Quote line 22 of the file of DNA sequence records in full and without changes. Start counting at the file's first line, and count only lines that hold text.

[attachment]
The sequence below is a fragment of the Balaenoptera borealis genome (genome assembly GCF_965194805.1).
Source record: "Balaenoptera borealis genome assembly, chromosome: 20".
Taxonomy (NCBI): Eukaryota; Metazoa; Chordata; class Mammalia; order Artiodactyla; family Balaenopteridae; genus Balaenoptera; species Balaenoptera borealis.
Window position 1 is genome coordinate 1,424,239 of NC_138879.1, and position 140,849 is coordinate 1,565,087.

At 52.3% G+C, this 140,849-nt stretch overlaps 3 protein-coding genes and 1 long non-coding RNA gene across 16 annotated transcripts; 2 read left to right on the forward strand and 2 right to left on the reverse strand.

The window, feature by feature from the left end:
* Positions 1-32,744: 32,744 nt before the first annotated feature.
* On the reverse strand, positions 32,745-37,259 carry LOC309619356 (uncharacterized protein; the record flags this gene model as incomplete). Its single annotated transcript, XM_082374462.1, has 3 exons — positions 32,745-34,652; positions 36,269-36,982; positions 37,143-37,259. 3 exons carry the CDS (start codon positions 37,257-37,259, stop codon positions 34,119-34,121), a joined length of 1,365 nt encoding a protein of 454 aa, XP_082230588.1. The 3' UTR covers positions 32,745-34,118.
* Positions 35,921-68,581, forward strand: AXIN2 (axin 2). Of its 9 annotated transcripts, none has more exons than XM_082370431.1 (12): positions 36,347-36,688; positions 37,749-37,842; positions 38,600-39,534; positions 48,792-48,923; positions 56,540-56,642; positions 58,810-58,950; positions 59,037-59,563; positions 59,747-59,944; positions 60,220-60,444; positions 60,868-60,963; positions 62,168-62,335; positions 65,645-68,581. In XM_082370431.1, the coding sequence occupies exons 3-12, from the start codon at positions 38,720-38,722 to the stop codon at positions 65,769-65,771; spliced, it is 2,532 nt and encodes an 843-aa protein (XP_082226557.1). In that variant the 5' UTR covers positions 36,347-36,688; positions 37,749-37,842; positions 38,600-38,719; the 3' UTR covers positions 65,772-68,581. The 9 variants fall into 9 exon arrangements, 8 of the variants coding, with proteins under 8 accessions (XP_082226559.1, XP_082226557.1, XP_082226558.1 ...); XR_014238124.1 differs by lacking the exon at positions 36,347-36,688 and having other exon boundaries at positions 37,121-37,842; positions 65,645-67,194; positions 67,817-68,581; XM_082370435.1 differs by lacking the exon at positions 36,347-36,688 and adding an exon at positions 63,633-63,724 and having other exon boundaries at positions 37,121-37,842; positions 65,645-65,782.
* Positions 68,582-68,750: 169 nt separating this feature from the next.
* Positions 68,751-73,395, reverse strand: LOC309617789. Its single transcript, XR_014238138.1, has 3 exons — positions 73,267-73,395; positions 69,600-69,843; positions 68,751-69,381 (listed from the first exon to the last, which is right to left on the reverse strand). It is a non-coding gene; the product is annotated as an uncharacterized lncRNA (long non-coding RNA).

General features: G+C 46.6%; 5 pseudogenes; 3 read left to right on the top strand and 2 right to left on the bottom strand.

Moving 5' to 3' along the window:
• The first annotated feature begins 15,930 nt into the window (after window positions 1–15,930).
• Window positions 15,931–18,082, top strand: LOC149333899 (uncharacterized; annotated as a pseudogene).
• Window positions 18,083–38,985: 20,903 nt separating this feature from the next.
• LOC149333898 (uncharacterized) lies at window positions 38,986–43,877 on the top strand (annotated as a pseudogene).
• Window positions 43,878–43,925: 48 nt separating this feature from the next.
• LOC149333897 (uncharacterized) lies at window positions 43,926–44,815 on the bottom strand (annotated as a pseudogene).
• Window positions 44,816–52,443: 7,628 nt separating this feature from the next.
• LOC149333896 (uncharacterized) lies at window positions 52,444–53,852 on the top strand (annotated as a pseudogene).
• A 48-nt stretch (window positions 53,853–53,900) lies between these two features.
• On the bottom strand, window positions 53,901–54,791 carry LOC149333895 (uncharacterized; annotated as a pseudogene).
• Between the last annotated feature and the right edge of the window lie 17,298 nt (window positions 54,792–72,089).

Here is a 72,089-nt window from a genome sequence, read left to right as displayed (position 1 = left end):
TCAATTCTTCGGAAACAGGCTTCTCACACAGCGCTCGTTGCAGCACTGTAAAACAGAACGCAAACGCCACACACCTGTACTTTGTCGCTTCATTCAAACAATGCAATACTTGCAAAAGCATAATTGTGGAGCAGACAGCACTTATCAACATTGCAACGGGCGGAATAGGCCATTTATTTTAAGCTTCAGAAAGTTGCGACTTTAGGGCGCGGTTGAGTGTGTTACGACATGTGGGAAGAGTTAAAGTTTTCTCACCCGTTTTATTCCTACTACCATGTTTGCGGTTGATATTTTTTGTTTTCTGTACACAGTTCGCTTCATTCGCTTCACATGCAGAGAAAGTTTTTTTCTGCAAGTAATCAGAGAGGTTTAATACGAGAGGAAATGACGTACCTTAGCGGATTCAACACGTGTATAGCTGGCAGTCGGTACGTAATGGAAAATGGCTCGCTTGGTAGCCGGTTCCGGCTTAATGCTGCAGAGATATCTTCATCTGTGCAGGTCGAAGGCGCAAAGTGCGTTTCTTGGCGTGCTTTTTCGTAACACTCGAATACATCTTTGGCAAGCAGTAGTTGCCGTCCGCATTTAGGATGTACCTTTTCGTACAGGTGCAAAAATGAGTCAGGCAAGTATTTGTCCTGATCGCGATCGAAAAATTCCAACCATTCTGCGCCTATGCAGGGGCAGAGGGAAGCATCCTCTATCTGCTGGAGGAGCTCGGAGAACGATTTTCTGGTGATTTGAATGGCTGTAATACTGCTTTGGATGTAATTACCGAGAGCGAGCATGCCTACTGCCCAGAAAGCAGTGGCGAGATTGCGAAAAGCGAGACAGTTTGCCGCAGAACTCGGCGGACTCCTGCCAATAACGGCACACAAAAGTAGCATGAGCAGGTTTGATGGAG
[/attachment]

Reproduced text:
• A 48-nt stretch (window positions 53,853–53,900) lies between these two features.